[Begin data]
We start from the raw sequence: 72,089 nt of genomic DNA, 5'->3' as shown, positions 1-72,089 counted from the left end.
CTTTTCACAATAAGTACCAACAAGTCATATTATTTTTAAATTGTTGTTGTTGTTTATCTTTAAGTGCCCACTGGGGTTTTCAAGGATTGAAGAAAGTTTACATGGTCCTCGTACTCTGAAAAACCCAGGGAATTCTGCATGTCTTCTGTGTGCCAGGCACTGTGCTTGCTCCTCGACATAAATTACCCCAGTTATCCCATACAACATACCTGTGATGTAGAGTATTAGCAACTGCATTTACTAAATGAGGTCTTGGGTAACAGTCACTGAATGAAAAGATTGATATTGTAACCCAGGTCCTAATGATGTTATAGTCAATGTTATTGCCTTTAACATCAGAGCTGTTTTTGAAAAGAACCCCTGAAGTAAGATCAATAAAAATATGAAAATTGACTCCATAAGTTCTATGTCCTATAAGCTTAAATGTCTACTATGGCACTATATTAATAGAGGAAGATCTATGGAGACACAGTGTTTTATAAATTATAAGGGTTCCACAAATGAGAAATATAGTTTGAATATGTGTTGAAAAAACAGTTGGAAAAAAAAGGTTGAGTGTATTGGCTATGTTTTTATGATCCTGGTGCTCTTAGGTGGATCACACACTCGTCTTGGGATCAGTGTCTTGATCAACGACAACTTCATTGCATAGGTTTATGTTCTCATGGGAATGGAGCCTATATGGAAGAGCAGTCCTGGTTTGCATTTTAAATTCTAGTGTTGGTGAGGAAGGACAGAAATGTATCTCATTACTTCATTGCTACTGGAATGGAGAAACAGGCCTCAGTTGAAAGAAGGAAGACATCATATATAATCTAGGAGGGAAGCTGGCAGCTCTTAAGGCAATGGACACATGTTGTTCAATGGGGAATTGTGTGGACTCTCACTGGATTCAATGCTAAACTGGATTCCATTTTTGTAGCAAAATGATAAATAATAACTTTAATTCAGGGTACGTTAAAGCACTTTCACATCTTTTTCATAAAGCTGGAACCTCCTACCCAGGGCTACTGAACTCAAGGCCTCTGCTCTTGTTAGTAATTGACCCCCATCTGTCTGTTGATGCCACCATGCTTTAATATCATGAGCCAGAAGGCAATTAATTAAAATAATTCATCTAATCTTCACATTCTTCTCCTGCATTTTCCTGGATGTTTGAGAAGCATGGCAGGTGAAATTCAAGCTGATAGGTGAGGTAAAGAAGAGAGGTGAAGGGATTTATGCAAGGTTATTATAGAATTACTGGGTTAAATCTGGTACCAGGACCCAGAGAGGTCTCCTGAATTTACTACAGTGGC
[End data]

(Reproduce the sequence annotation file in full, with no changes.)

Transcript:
We start from the raw sequence: 72,089 nt of genomic DNA, 5'->3' as shown, positions 1-72,089 counted from the left end.
CTTTTCACAATAAGTACCAACAAGTCATATTATTTTTAAATTGTTGTTGTTGTTTATCTTTAAGTGCCCACTGGGGTTTTCAAGGATTGAAGAAAGTTTACATGGTCCTCGTACTCTGAAAAACCCAGGGAATTCTGCATGTCTTCTGTGTGCCAGGCACTGTGCTTGCTCCTCGACATAAATTACCCCAGTTATCCCATACAACATACCTGTGATGTAGAGTATTAGCAACTGCATTTACTAAATGAGGTCTTGGGTAACAGTCACTGAATGAAAAGATTGATATTGTAACCCAGGTCCTAATGATGTTATAGTCAATGTTATTGCCTTTAACATCAGAGCTGTTTTTGAAAAGAACCCCTGAAGTAAGATCAATAAAAATATGAAAATTGACTCCATAAGTTCTATGTCCTATAAGCTTAAATGTCTACTATGGCACTATATTAATAGAGGAAGATCTATGGAGACACAGTGTTTTATAAATTATAAGGGTTCCACAAATGAGAAATATAGTTTGAATATGTGTTGAAAAAACAGTTGGAAAAAAAAGGTTGAGTGTATTGGCTATGTTTTTATGATCCTGGTGCTCTTAGGTGGATCACACACTCGTCTTGGGATCAGTGTCTTGATCAACGACAACTTCATTGCATAGGTTTATGTTCTCATGGGAATGGAGCCTATATGGAAGAGCAGTCCTGGTTTGCATTTTAAATTCTAGTGTTGGTGAGGAAGGACAGAAATGTATCTCATTACTTCATTGCTACTGGAATGGAGAAACAGGCCTCAGTTGAAAGAAGGAAGACATCATATATAATCTAGGAGGGAAGCTGGCAGCTCTTAAGGCAATGGACACATGTTGTTCAATGGGGAATTGTGTGGACTCTCACTGGATTCAATGCTAAACTGGATTCCATTTTTGTAGCAAAATGATAAATAATAACTTTAATTCAGGGTACGTTAAAGCACTTTCACATCTTTTTCATAAAGCTGGAACCTCCTACCCAGGGCTACTGAACTCAAGGCCTCTGCTCTTGTTAGTAATTGACCCCCATCTGTCTGTTGATGCCACCATGCTTTAATATCATGAGCCAGAAGGCAATTAATTAAAATAATTCATCTAATCTTCACATTCTTCTCCTGCATTTTCCTGGATGTTTGAGAAGCATGGCAGGTGAAATTCAAGCTGATAGGTGAGGTAAAGAAGAGAGGTGAAGGGATTTATGCAAGGTTATTATAGAATTACTGGGTTAAATCTGGTACCAGGACCCAGAGAGGTCTCCTGAATTTACTACAGTGGC